First Amendment topicsAbout the First Amendment
Moot Court competition

  • 2009 winners
  • 2009 audio slideshow
  • Photos from the 2009 awards ceremony
  • 2008 analysis
  • 2008 winners news release

    The First Amendment to the U.S. Constitution — the cornerstone of American democracy — is the focus of the National First Amendment Moot Court Competition. Recognized as one of the nation's finest constitutional law competitions, this annual event features a current First Amendment controversy.

    During the two-day competition, each team will participate in a minimum of four rounds, arguing a hypothetical based on a current First Amendment controversy before panels of accomplished jurists, legal scholars and attorneys.

    Past participants in the National First Amendment Moot Court Competition have represented law schools nationwide, from Brooklyn Law School to Duke University to Arizona State to Harvard.

    2009 Competition Information

  • Competitor briefs
  • Team pairings
  • Competition schedule
  • Competition problem
  • Team information form
  • Team travel form
  • Official rules
  • Oral argument scoring guidelines
  • Oral argument scoring sheet
  • Acceptance letter
  • Invitation to compete
  • Intent-to-Compete Form

  • When

    The Moot Court Competition is Thursday and Friday, Feb. 19-20, 2009.


  • Jan. 18, 2009: Deadline to reserve discounted rooms at Embassy Suites.
  • Jan. 21: Briefs and Team Information Sheet due.
  • Jan. 22: Competitors’ briefs will be posted on the competition Web site.
  • Feb. 2: Team Travel Information Form must be postmarked no later than this date.
  • Thursday and Friday, Feb. 19-20, 2009: Dates of the 2009 National First Amendment Moot Court Competition.


    The competition is open to 32 two-member teams (2nd- and 3rd-year students only) from ABA-accredited law schools. If the competition is oversubscribed, admission will be based on the quality of the team and the school's commitment to the competition. To assist in making these determinations, please submit team-member resumes (if available) and any other information (e.g., team-selection process) that would suggest a serious commitment to a high level of performance in the competition. All application materials must be submitted by Oct. 10, 2008. Entrants will be notified by e-mail on Oct. 31 regarding their competition status. Fees will be refunded to teams not chosen for the competition.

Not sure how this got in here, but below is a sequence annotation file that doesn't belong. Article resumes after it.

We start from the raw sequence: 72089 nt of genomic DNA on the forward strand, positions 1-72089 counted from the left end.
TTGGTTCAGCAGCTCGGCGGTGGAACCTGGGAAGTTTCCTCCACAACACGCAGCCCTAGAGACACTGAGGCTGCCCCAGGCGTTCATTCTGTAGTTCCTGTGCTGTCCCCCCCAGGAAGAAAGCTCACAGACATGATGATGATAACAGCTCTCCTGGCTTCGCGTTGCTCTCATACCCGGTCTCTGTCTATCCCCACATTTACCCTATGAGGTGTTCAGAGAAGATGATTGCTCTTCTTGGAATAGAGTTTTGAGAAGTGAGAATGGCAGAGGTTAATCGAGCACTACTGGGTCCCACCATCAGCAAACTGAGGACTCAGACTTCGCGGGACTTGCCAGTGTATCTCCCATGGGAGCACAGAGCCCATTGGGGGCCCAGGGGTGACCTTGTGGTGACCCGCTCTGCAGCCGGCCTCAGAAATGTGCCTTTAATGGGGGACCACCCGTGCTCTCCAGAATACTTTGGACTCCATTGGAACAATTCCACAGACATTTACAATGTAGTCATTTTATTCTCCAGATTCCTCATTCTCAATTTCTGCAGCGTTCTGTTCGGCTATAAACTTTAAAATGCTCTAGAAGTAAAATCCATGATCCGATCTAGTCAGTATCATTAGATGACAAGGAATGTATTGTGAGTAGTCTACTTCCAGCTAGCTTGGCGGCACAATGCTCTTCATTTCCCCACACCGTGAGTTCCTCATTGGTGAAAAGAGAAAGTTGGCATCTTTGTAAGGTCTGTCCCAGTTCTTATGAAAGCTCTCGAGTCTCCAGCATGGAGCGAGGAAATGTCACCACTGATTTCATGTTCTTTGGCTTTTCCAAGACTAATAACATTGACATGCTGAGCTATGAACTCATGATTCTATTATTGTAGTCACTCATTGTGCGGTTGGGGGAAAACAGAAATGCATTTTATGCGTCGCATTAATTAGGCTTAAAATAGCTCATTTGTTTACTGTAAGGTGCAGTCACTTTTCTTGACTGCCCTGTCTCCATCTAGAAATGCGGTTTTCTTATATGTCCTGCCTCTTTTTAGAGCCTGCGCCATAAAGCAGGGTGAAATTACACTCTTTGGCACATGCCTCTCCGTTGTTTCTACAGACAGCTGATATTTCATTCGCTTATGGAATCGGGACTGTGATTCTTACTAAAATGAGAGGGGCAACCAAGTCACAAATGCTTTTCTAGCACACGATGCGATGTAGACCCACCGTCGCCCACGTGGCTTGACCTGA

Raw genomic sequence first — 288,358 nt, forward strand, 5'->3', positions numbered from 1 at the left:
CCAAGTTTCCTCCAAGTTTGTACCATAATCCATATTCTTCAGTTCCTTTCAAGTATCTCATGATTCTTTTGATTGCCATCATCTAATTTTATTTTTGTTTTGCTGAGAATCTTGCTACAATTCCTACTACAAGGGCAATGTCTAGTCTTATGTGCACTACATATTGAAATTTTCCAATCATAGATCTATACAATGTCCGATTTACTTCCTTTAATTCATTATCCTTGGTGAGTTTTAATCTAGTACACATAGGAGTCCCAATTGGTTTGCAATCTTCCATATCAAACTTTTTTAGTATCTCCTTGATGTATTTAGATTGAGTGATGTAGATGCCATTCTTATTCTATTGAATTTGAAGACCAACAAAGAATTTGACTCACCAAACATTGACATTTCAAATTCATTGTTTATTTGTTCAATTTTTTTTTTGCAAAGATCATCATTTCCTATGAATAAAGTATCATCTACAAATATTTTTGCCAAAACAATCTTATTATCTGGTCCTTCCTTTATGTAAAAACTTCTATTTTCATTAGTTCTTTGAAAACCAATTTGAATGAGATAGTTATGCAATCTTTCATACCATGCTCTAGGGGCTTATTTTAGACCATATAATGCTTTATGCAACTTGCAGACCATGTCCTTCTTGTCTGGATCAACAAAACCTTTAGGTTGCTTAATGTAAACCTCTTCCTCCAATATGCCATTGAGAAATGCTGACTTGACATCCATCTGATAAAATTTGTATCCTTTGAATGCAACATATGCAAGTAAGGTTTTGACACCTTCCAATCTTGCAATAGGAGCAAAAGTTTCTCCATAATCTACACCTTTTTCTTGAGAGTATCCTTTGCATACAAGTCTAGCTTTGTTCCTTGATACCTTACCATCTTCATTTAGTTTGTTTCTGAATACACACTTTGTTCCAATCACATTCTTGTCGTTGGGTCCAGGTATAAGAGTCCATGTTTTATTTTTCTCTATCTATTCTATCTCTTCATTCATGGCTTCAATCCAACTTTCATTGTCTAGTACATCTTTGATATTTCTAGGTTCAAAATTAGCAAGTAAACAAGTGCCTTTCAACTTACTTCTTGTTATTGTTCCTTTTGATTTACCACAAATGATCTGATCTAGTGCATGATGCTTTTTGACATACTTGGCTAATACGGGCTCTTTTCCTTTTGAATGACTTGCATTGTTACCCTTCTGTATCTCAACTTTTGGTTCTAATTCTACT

The competition consists of four preliminary rounds, quarterfinals, semifinals and the championship round. Five thousand dollars will be awarded to the winning teams' schools: Winner ($2,000), Runner-up ($1,000), Semifinalists ($500 each), Best Brief ($500) and Best Oralist ($500).


    The competition will take place on Vanderbilt University's campus and at the First Amendment Center, also on the campus.

    Travel & Accommodations

    The National First Amendment Moot Court Competition has procured a block of rooms for all competitors at the Embassy Suites, within walking distance of the Vanderbilt campus.

    For more information, call Embassy Suites at 615/320-8899 or use this reservation link before Jan. 18, 2009. After that date, all reservation requests will be accepted on a space- and rate-available basis. Competitors must clearly identify that they are a part of the National First Amendment Moot Court Competition to receive a discounted room rate.


    If you have further questions, contact the Vanderbilt Moot Court Board at 615/727-1345 or by e-mail:

    The Problem

    More than 18 million people work in public employment at the federal, state or local level in the United States. A significant portion of federal court dockets involve retaliation claims filed by public employees who allege their employers punished them for their expression. In 2006, the U.S. Supreme Court altered the legal landscape of employee First Amendment rights with its decision in Garcetti v. Ceballos, holding that employees do not possess First Amendment right in speech related to their official job duties. The 2009 Moot Court problem requires student-competitors to examine the meaning of Garcetti and whether an employee spoke more as a citizen or as an employee. Additionally, competitors must argue whether employees spoke on a matter of public concern and whether the employee’s First Amendment rights trump a public employer’s right to an efficient, disruptive-free workplace.


    Past participants in the National First Amendment Moot Court Competition have represented law schools nationwide, from Brooklyn Law School to Duke University to Arizona State to Harvard.

  • Year Competition Winner Runner-up Best Brief Oralist
    2009 J. Reuben Clark Law School, Brigham Young University University of Mississippi School of Law J. Reuben Clark Law School, Brigham Young University University of California, Davis School of Law
    2008 University of Georgia School of Law University of Washington School of Law Boston University Loyola University New Orleans College of Law
    2007 George Mason University School of Law Loyola University New Orleans College of Law University of Georgia School of Law University of Virginia School of Law
    2006 University of Georgia School of Law University of California, Davis School of Law American University, Washington College of Law Boston College Law School
    2005 Cardozo School of Law University of Kentucky Chicago-Kent College of Law Western New England College